There is considerable commotion in media over the rising defence pension outlay which has touched Rs 1.33 lakh crore. There are headlines like “General Rawat Favours Pension Cut, Colonial Bungalows to go Away” as if the two are connected and auction of colonial bungalows will supplement pension bill, defence budget or money for managing cantonments – which will never happen as proceeds will go into union coffers as clarified by the defence minister, now heading Ministry of Finance (MoF). That being a separate issue, rising defence pension outlay no doubt is cause for serious concern.
The hullabaloo is more because of OROP. Not only was OROP granted in 2014 actually a one-time increment in pensions, the BJP-government has gone back on its promise of revision after five years, which was due in 2019. Grounds are being prepared to deny OROP altogether because the Supreme Court has set March 24 for final decision on OROP. Government has been portraying OROP as officer related issue which is obfuscation in the extreme. But what is the truth about rising defence pension outlay?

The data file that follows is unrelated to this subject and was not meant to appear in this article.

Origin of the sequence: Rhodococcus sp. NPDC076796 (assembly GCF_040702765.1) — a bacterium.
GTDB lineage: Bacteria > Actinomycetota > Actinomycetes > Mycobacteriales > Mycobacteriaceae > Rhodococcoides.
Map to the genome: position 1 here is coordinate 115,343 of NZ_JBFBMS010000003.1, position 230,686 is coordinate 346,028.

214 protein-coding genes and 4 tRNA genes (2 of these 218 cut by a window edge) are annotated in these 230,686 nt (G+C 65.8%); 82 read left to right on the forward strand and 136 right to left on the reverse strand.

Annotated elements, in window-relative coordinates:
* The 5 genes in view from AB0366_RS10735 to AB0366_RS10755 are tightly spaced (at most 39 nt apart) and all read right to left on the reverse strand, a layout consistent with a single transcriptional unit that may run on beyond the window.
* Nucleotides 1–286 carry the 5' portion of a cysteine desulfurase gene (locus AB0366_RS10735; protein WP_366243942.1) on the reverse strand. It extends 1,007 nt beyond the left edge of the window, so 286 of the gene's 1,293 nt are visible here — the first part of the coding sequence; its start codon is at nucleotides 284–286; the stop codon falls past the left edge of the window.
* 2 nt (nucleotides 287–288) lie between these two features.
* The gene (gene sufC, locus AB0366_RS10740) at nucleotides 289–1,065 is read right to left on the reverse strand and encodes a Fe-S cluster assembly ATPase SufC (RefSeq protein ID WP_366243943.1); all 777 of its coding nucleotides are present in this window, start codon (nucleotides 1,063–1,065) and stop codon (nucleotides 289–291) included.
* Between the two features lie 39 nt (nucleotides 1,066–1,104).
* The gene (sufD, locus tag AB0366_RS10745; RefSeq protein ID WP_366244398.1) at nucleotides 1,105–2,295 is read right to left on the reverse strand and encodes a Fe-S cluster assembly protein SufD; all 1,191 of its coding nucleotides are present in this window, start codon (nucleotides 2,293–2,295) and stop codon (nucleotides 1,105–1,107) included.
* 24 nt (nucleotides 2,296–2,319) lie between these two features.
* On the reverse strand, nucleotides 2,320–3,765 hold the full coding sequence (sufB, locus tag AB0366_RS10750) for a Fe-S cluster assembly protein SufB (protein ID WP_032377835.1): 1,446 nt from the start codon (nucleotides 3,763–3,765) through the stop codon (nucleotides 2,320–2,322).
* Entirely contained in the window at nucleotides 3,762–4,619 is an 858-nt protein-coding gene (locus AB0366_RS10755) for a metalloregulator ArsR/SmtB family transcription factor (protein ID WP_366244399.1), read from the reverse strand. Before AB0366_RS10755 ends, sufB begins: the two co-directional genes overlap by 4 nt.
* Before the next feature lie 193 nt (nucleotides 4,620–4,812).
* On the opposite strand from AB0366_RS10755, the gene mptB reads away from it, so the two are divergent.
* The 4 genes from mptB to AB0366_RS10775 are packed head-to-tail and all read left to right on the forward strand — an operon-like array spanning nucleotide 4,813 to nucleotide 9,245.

Ever wondered why the pension bill of civilian-defence employees is not mentioned separately in successive annual demands by the Ministry of Defence (MoD) and eventual allocation? The reason is deliberate – share of civilian-defence pensioners is very high despite smaller numbers compared to military veterans. In MoD’s annual Revenue Budget demands, salaries of Service Personal, Auxiliary TA and civilians are shown separately, but under Pensions, all categories are deliberately clubbed together. More ambiguity is created by stating civilian defence employees are on Natioanl Pension System (NPS).
NPS was to be implemented for civilian-defence employees from 2004 but there is large number pensioner who retired before 2004. Contribution during service remains 10% for NPS but government contribution was hiked from 10% to 14% of employee pay plus dearness allowance in July 2017 – GoI F No. 20/07/2017-PR signed by Under Secretary Abhay Garg in his letter to All India Defence Employees Federation dated March 18, 2019. The same letter of July 2017 also promised: payment of compensation for non-deposit of NPS contribution during 2004-2012; providing tax deduction to contributions made under Tier-II NPS up to 1.5 lakhs, and; increase in tax exemption for lump-sum withdrawal on exit from 40% to 60% making total withdrawal exempt from IT.
Civilian-defence employees have continued to enjoy NFU and those retiring before 2004 also received OROP with annual actualization, while military is denied both. All this meant higher pay and pensions for civilian-defence employees and larger government contribution in NPS, in addition to faster promotions. But expansion and upgrades were also engineered with cunning